The shelf life of these tests is even worse than the shelf life of the test main approach. Any single change invalidates prior tests. You have to start over and do it again. So, the manual test effort will tend to grow over time. But you can’t afford that time, so you don’t rerun all the needed single-step tests, and what happens? A bug creeps in, costing future effort too.

Documented and Reviewed Unit Test Process

I consulted at a company that had a very well-defined process. Well-defined and big are usually synonymous when it comes to processes. Their process manual was big. Their process police force was big, and they had a big stick.

They were assessed at CMM level three. They had good conformance and enforcement. One area covered by their process was unit testing. The process consisted of first documenting the unit test procedure and then getting the procedure reviewed and approved. Then they had to record evidence of executing the process. I asked the engineer, Dave, how they used this procedure. Here is how that conversation went:

James:

How do you do unit testing?

Dave:

We have a unit testing standard. We write a unit test plan for each function.

James:

Does the unit test plan get reviewed?

Dave:

Yeah, we do a formal technical review on the plan.

James:

When do you perform the unit test plan?

Dave:

We run it before the code has been through its formal technical review.

James:

So if there are holes in the test plan, the reviewer can make suggestions and improvements to fill those holes.

Dave:

Yes, that’s how it goes.

James:

What does the unit test plan look like?

Dave:

We follow the standard template and add the plan as comments before every function in the source code. The plan becomes part of the code. It includes a series of operations performed on the code, checking various conditions. We make sure we check each branch.

James:

What is it like to run the tests?

Dave:

We use the debugger or the emulator and single-step through each statement and verify it does the right thing. We’re really thorough.

James:

It sounds like it. It takes a lot of time I bet.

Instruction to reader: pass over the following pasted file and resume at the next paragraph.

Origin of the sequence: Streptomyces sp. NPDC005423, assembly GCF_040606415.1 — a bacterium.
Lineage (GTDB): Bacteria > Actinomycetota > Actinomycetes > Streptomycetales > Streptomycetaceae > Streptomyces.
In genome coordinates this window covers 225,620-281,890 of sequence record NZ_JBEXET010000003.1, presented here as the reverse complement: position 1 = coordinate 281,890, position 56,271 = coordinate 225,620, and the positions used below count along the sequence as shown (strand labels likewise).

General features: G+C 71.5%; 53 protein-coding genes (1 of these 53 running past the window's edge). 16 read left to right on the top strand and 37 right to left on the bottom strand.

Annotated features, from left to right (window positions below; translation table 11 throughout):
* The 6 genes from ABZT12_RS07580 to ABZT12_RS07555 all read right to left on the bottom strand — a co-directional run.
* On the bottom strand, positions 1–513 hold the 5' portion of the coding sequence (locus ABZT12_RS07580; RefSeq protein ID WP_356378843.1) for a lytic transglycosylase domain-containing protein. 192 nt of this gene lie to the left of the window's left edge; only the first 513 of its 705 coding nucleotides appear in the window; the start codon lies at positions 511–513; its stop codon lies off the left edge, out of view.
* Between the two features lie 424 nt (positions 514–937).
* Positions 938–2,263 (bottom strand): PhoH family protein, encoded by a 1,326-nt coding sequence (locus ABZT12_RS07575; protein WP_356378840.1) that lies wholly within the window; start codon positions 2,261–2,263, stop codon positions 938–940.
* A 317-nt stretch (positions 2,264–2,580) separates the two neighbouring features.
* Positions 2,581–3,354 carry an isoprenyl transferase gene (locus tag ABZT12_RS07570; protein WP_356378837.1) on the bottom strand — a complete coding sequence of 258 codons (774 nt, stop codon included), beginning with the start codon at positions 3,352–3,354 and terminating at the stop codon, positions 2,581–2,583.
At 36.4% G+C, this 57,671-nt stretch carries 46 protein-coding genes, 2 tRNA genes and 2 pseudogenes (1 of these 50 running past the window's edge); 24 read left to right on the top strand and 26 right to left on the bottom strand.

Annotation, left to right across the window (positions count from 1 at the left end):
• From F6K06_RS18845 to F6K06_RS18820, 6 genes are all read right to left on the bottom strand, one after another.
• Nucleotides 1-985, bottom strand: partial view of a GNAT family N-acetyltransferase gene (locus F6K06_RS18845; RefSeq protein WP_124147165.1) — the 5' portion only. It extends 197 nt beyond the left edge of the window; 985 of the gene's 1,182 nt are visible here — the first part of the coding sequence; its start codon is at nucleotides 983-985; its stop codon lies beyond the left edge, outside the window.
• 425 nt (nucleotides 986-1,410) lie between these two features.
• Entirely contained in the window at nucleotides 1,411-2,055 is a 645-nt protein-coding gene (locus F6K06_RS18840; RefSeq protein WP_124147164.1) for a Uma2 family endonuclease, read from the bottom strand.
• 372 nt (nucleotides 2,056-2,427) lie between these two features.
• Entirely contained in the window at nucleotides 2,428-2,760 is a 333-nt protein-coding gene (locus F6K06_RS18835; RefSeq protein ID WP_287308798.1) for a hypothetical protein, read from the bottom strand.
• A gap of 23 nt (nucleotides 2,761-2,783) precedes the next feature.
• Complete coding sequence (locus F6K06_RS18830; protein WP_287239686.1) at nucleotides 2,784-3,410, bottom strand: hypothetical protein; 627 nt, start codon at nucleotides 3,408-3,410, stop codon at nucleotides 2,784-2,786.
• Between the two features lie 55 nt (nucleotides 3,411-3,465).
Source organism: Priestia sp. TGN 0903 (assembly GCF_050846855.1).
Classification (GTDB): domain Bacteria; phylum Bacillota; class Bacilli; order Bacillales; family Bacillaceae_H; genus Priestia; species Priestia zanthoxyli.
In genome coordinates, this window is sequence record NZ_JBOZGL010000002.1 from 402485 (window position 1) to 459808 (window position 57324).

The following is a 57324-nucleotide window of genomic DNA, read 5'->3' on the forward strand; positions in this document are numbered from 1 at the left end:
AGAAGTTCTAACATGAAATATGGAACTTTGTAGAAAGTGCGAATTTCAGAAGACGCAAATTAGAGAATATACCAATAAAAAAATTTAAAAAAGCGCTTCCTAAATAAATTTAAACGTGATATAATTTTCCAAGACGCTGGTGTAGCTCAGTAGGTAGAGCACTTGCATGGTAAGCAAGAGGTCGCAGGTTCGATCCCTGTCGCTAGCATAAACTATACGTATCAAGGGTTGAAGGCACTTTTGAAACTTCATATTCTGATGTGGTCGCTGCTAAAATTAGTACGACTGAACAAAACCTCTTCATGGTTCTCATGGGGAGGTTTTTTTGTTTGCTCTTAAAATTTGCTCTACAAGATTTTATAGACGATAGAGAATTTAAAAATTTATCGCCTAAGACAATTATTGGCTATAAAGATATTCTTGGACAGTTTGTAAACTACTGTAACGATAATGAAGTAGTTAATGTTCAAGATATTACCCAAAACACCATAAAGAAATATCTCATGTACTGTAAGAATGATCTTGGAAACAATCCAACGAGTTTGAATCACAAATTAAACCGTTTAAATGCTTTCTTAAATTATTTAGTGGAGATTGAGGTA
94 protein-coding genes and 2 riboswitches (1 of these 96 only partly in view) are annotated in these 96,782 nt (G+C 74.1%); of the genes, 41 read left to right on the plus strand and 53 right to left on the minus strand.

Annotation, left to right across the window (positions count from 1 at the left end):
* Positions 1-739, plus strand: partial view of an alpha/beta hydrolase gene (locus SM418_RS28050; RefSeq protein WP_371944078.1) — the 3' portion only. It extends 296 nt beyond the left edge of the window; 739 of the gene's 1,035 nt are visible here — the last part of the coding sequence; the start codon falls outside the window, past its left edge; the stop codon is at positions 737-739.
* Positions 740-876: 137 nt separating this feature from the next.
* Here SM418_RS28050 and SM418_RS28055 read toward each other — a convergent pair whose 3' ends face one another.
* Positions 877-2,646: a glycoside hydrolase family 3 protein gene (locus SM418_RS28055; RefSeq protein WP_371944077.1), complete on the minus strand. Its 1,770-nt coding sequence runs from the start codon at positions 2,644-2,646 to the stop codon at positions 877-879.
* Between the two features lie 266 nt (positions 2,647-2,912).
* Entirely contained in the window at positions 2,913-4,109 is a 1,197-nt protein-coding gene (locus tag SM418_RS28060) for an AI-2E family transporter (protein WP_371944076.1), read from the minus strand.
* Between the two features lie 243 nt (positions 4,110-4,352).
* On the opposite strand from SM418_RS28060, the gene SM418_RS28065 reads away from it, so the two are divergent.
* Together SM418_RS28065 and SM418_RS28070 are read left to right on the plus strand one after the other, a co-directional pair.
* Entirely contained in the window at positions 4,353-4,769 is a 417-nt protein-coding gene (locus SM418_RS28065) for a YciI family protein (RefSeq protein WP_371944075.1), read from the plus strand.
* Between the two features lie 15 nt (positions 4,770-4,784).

Dave:

Sure does.

James:

What happens the next time you change that function?

Confidently Dave says:

We do part of the tests over, based on what we changed.

James, knowing the answer to the question:

Does code like this change very often?

Dave says accusingly:

Yes, the systems engineers never can make up their mind.

James:

What happens as there are more changes?

Dave:

We rerun those parts of the unit test affected by the change.

James:

How do you know what part of the plan needs to be rerun?

Dave:

It’s a judgment call.

This big process took a lot of effort. It made everybody feel good because of all the investment in the software quality. Unfortunately, this kind of effort too often returns little on the investment. When the manual unit test process is repeated, the process gets boring, shortcuts naturally follow, and bugs find their way into the code.

I suggest test automation over test documentation. Test automation is the gift that keeps on giving. If you’re using a process that is similar to Dave’s, it’s time to stop! Spend your unit test dollars somewhere else. By the way, the tests are documentation too. Dave’s company had product safety requirements; we settled on reviewing the test cases to help assure the cases were thorough.

Where Do Your Unit Test Dollars Go?

When you look at how to pay for the unit tests that are written as part of TDD, take an honest look at your current process. Maybe your process is ad hoc or you write a test main or you document a unit test procedure or single-step through the code. Those activities cost a lot to implement but have a very limited payback.

You are already paying for unit tests either directly as mentioned or indirectly through long debug cycles. Consider spending some of your unit test effort on TDD rather than your current process. With TDD the tests are run with every change, the tests evolve along with the code, and the investment is returned many times over.